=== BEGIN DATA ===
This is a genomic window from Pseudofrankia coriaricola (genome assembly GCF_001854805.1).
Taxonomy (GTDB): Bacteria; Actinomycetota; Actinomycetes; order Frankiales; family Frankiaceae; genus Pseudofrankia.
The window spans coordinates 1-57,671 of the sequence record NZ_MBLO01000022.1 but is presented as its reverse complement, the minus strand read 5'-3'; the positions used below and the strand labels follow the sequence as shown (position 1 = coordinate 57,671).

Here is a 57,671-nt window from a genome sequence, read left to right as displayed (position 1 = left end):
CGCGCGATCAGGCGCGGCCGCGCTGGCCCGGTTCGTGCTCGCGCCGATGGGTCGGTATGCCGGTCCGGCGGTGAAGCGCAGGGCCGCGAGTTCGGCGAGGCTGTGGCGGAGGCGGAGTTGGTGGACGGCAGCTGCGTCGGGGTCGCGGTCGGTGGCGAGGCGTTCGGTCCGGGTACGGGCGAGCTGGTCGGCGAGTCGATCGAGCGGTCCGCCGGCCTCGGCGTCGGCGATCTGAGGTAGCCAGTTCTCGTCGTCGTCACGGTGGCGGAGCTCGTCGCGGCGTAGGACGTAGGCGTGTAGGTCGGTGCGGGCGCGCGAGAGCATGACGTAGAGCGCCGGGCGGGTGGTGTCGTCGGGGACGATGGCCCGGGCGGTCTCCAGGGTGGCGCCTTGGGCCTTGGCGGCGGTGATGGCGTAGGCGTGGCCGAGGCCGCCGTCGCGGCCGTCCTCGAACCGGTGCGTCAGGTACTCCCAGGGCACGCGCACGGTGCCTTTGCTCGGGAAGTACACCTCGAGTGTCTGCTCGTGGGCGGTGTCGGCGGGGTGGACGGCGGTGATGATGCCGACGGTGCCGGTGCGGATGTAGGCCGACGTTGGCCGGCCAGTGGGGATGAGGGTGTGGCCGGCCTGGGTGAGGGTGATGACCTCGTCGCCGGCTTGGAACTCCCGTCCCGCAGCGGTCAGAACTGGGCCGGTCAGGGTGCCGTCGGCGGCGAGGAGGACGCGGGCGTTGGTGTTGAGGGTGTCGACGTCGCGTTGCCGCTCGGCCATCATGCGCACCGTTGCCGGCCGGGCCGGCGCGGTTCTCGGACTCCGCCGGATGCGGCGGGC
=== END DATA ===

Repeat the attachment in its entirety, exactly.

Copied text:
This is a genomic window from Pseudofrankia coriaricola (genome assembly GCF_001854805.1).
Taxonomy (GTDB): Bacteria; Actinomycetota; Actinomycetes; order Frankiales; family Frankiaceae; genus Pseudofrankia.
The window spans coordinates 1-57,671 of the sequence record NZ_MBLO01000022.1 but is presented as its reverse complement, the minus strand read 5'-3'; the positions used below and the strand labels follow the sequence as shown (position 1 = coordinate 57,671).

Here is a 57,671-nt window from a genome sequence, read left to right as displayed (position 1 = left end):
CGCGCGATCAGGCGCGGCCGCGCTGGCCCGGTTCGTGCTCGCGCCGATGGGTCGGTATGCCGGTCCGGCGGTGAAGCGCAGGGCCGCGAGTTCGGCGAGGCTGTGGCGGAGGCGGAGTTGGTGGACGGCAGCTGCGTCGGGGTCGCGGTCGGTGGCGAGGCGTTCGGTCCGGGTACGGGCGAGCTGGTCGGCGAGTCGATCGAGCGGTCCGCCGGCCTCGGCGTCGGCGATCTGAGGTAGCCAGTTCTCGTCGTCGTCACGGTGGCGGAGCTCGTCGCGGCGTAGGACGTAGGCGTGTAGGTCGGTGCGGGCGCGCGAGAGCATGACGTAGAGCGCCGGGCGGGTGGTGTCGTCGGGGACGATGGCCCGGGCGGTCTCCAGGGTGGCGCCTTGGGCCTTGGCGGCGGTGATGGCGTAGGCGTGGCCGAGGCCGCCGTCGCGGCCGTCCTCGAACCGGTGCGTCAGGTACTCCCAGGGCACGCGCACGGTGCCTTTGCTCGGGAAGTACACCTCGAGTGTCTGCTCGTGGGCGGTGTCGGCGGGGTGGACGGCGGTGATGATGCCGACGGTGCCGGTGCGGATGTAGGCCGACGTTGGCCGGCCAGTGGGGATGAGGGTGTGGCCGGCCTGGGTGAGGGTGATGACCTCGTCGCCGGCTTGGAACTCCCGTCCCGCAGCGGTCAGAACTGGGCCGGTCAGGGTGCCGTCGGCGGCGAGGAGGACGCGGGCGTTGGTGTTGAGGGTGTCGACGTCGCGTTGCCGCTCGGCCATCATGCGCACCGTTGCCGGCCGGGCCGGCGCGGTTCTCGGACTCCGCCGGATGCGGCGGGC